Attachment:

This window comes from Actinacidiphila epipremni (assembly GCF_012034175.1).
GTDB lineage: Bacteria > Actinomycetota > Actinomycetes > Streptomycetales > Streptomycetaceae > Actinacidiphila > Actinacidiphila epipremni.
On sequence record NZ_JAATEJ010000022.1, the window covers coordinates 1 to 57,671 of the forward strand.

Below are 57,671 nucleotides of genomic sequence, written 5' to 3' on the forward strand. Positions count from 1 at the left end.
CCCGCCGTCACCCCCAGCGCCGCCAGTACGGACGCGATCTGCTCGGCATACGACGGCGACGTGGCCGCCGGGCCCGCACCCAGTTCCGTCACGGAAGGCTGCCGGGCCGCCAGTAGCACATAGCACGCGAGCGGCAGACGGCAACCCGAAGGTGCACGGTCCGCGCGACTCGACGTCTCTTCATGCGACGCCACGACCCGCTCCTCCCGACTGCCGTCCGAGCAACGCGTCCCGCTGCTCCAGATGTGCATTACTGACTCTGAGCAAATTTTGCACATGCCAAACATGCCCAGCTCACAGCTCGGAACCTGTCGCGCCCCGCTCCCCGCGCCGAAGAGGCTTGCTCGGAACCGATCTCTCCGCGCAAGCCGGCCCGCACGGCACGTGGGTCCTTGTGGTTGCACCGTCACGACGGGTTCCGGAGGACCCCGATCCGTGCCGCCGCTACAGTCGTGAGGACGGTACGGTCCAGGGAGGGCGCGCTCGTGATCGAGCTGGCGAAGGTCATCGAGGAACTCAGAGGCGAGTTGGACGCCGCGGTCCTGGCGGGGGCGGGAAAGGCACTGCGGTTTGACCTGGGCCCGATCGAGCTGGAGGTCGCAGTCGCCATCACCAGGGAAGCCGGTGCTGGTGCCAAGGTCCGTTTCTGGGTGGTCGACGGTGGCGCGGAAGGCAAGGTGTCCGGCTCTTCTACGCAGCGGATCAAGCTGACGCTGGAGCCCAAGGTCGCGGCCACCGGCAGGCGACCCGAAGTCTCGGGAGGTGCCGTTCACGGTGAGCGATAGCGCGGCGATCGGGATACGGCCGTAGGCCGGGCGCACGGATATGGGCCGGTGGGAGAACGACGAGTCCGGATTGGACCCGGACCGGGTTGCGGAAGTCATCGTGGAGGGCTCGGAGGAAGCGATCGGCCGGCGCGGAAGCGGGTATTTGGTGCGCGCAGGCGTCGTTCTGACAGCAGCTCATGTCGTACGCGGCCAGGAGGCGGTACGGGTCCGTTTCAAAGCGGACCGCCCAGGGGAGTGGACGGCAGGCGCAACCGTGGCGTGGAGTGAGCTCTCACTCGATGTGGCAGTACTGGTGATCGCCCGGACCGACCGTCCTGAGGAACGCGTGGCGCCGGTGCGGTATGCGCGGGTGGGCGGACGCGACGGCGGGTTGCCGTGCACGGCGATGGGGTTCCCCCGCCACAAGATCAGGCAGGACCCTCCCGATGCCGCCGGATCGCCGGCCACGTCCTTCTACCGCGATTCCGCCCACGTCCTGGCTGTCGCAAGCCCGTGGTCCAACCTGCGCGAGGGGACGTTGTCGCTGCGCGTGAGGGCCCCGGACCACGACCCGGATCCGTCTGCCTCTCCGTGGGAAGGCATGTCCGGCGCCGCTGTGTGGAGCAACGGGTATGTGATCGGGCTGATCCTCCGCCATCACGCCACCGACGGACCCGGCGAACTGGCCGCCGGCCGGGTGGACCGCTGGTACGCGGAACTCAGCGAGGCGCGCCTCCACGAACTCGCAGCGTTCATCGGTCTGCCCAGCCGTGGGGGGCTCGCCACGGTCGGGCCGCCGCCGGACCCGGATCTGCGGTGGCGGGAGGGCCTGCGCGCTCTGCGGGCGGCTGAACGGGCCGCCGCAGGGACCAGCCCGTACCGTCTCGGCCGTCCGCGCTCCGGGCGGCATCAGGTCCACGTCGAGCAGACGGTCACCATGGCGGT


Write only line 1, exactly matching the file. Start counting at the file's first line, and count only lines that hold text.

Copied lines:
This window comes from Actinacidiphila epipremni (assembly GCF_012034175.1).